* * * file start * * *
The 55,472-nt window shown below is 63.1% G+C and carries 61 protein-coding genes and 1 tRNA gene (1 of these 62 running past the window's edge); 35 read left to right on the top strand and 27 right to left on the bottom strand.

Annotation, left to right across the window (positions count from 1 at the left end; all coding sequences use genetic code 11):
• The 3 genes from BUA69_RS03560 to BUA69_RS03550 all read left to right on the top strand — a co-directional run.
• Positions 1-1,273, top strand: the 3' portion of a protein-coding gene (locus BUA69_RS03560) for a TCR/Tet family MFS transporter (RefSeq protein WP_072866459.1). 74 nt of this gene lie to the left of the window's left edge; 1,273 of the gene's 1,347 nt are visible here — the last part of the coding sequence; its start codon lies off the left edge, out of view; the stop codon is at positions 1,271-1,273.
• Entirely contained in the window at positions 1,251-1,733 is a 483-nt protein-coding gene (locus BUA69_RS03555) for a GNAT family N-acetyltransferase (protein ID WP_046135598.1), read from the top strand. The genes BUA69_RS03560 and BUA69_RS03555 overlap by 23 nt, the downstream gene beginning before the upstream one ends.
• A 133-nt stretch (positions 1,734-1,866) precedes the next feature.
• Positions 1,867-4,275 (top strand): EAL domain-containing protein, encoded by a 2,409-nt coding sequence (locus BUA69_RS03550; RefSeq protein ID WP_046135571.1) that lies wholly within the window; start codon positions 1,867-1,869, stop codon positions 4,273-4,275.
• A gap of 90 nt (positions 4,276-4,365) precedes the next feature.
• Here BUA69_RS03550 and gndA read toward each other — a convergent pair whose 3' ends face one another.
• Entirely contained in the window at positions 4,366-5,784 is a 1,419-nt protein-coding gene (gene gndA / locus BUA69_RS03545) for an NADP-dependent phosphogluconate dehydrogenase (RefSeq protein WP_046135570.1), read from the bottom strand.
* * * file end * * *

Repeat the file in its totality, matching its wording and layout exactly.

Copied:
The 55,472-nt window shown below is 63.1% G+C and carries 61 protein-coding genes and 1 tRNA gene (1 of these 62 running past the window's edge); 35 read left to right on the top strand and 27 right to left on the bottom strand.

Annotation, left to right across the window (positions count from 1 at the left end; all coding sequences use genetic code 11):
• The 3 genes from BUA69_RS03560 to BUA69_RS03550 all read left to right on the top strand — a co-directional run.
• Positions 1-1,273, top strand: the 3' portion of a protein-coding gene (locus BUA69_RS03560) for a TCR/Tet family MFS transporter (RefSeq protein WP_072866459.1). 74 nt of this gene lie to the left of the window's left edge; 1,273 of the gene's 1,347 nt are visible here — the last part of the coding sequence; its start codon lies off the left edge, out of view; the stop codon is at positions 1,271-1,273.
• Entirely contained in the window at positions 1,251-1,733 is a 483-nt protein-coding gene (locus BUA69_RS03555) for a GNAT family N-acetyltransferase (protein ID WP_046135598.1), read from the top strand. The genes BUA69_RS03560 and BUA69_RS03555 overlap by 23 nt, the downstream gene beginning before the upstream one ends.
• A 133-nt stretch (positions 1,734-1,866) precedes the next feature.
• Positions 1,867-4,275 (top strand): EAL domain-containing protein, encoded by a 2,409-nt coding sequence (locus BUA69_RS03550; RefSeq protein ID WP_046135571.1) that lies wholly within the window; start codon positions 1,867-1,869, stop codon positions 4,273-4,275.
• A gap of 90 nt (positions 4,276-4,365) precedes the next feature.
• Here BUA69_RS03550 and gndA read toward each other — a convergent pair whose 3' ends face one another.
• Entirely contained in the window at positions 4,366-5,784 is a 1,419-nt protein-coding gene (gene gndA / locus BUA69_RS03545) for an NADP-dependent phosphogluconate dehydrogenase (RefSeq protein WP_046135570.1), read from the bottom strand.